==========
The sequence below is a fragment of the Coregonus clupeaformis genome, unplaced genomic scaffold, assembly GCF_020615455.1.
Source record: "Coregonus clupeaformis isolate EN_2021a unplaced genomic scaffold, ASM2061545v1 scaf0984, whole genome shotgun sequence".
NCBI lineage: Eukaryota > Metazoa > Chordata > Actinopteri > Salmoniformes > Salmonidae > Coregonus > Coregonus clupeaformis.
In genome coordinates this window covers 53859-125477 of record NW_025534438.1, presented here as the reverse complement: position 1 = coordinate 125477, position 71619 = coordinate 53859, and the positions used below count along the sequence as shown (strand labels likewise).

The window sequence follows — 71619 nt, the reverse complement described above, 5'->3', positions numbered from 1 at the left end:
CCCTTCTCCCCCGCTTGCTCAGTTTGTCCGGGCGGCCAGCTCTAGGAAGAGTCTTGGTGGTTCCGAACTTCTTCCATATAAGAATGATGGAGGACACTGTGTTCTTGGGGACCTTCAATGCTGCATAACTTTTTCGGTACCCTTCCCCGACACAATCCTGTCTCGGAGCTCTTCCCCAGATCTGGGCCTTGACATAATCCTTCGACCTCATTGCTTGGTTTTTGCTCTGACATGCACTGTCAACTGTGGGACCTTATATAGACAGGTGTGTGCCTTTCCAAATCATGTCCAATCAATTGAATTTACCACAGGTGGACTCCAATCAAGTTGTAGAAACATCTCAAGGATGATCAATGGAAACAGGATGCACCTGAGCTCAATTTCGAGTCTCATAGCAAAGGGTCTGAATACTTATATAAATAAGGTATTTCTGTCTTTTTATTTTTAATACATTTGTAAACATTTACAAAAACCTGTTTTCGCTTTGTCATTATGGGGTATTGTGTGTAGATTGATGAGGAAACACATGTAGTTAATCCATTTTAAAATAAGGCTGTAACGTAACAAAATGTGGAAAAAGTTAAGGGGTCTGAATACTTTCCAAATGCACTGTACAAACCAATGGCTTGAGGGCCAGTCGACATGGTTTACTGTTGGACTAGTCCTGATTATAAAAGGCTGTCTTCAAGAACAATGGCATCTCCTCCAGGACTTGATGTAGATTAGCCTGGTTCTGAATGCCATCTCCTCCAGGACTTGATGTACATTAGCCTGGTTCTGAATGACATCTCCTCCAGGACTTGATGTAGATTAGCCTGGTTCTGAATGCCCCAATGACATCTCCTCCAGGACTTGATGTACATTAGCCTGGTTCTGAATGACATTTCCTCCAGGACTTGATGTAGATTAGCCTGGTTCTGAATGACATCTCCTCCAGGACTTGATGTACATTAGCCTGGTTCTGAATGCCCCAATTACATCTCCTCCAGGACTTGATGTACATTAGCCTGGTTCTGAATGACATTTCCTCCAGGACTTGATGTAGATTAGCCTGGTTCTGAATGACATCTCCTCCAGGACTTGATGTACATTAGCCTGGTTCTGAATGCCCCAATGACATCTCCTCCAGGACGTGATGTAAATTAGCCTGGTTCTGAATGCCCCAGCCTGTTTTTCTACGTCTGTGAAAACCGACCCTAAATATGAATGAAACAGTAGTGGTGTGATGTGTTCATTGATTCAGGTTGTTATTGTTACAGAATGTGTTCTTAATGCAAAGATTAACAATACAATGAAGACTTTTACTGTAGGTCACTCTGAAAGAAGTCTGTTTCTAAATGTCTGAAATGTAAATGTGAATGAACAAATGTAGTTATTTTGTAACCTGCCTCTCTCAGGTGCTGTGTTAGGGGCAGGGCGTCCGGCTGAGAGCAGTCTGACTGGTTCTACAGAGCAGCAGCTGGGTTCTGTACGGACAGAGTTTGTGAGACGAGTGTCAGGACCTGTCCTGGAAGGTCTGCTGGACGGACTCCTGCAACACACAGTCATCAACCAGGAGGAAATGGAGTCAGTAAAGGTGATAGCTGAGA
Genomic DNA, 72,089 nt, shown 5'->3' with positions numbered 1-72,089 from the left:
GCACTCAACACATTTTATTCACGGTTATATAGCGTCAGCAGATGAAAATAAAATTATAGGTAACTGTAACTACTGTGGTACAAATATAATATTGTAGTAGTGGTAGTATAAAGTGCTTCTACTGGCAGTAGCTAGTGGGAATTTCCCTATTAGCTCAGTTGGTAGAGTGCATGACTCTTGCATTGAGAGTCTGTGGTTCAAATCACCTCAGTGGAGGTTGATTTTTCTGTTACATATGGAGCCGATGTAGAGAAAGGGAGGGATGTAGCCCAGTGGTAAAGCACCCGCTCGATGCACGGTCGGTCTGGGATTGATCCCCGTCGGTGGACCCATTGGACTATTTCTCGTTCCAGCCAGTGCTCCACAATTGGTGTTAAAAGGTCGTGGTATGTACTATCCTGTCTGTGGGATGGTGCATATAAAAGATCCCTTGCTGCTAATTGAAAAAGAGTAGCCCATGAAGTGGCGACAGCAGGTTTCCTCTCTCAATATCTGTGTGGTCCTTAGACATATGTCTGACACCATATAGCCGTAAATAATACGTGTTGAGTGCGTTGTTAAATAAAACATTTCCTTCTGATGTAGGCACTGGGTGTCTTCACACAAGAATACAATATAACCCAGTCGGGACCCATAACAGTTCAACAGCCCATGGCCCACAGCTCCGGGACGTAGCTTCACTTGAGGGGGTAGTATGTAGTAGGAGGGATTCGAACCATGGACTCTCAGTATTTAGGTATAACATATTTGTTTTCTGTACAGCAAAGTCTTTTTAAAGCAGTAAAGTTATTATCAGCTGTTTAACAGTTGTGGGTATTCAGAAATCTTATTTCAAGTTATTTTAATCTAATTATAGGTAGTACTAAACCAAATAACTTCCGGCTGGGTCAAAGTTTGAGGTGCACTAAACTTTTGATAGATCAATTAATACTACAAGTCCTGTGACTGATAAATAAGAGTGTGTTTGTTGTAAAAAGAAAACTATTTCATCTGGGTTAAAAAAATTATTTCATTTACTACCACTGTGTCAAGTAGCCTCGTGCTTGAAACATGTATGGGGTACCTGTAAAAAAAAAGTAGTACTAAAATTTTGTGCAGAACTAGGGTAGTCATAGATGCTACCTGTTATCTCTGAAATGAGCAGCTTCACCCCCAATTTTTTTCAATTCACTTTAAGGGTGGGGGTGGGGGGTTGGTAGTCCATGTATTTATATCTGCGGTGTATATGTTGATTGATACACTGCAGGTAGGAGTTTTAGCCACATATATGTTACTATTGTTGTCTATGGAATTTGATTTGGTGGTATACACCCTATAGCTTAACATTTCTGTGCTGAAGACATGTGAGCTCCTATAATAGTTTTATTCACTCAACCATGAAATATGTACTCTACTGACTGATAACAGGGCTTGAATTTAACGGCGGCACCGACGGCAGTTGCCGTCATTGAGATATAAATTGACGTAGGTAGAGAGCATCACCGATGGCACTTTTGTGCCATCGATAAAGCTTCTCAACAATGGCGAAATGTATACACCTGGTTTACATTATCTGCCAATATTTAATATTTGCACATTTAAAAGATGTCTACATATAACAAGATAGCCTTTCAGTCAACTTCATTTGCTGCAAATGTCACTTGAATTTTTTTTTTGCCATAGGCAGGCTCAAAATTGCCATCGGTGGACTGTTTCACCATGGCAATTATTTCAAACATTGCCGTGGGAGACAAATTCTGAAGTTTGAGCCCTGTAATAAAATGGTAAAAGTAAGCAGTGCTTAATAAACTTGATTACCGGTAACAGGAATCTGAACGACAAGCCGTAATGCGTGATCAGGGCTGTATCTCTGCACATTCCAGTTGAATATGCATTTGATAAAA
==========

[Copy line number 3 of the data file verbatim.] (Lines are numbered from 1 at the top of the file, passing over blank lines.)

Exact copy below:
NCBI lineage: Eukaryota > Metazoa > Chordata > Actinopteri > Salmoniformes > Salmonidae > Coregonus > Coregonus clupeaformis.